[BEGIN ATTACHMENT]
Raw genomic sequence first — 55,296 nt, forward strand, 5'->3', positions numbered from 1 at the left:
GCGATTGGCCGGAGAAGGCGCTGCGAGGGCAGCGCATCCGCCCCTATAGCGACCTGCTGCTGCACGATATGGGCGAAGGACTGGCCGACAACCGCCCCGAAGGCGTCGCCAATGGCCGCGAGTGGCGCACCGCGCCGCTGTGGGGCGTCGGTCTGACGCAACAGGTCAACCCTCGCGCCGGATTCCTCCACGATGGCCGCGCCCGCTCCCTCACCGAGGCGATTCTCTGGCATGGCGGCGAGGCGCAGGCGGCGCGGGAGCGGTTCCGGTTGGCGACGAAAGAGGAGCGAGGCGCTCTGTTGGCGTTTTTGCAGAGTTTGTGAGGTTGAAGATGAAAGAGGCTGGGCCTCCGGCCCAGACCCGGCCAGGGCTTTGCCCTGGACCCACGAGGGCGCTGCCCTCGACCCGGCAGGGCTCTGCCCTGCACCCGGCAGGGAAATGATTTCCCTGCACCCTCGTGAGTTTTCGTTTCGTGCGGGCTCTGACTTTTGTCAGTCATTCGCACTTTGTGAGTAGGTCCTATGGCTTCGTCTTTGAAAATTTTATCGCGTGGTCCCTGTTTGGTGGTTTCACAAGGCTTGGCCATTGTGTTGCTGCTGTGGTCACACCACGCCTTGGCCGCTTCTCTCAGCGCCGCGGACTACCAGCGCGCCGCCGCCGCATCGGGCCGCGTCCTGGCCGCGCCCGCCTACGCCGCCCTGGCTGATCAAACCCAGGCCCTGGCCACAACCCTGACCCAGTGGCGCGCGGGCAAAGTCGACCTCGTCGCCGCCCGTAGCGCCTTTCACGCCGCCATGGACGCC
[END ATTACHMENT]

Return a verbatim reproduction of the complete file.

Raw genomic sequence first — 55,296 nt, forward strand, 5'->3', positions numbered from 1 at the left:
GCGATTGGCCGGAGAAGGCGCTGCGAGGGCAGCGCATCCGCCCCTATAGCGACCTGCTGCTGCACGATATGGGCGAAGGACTGGCCGACAACCGCCCCGAAGGCGTCGCCAATGGCCGCGAGTGGCGCACCGCGCCGCTGTGGGGCGTCGGTCTGACGCAACAGGTCAACCCTCGCGCCGGATTCCTCCACGATGGCCGCGCCCGCTCCCTCACCGAGGCGATTCTCTGGCATGGCGGCGAGGCGCAGGCGGCGCGGGAGCGGTTCCGGTTGGCGACGAAAGAGGAGCGAGGCGCTCTGTTGGCGTTTTTGCAGAGTTTGTGAGGTTGAAGATGAAAGAGGCTGGGCCTCCGGCCCAGACCCGGCCAGGGCTTTGCCCTGGACCCACGAGGGCGCTGCCCTCGACCCGGCAGGGCTCTGCCCTGCACCCGGCAGGGAAATGATTTCCCTGCACCCTCGTGAGTTTTCGTTTCGTGCGGGCTCTGACTTTTGTCAGTCATTCGCACTTTGTGAGTAGGTCCTATGGCTTCGTCTTTGAAAATTTTATCGCGTGGTCCCTGTTTGGTGGTTTCACAAGGCTTGGCCATTGTGTTGCTGCTGTGGTCACACCACGCCTTGGCCGCTTCTCTCAGCGCCGCGGACTACCAGCGCGCCGCCGCCGCATCGGGCCGCGTCCTGGCCGCGCCCGCCTACGCCGCCCTGGCTGATCAAACCCAGGCCCTGGCCACAACCCTGACCCAGTGGCGCGCGGGCAAAGTCGACCTCGTCGCCGCCCGTAGCGCCTTTCACGCCGCCATGGACGCC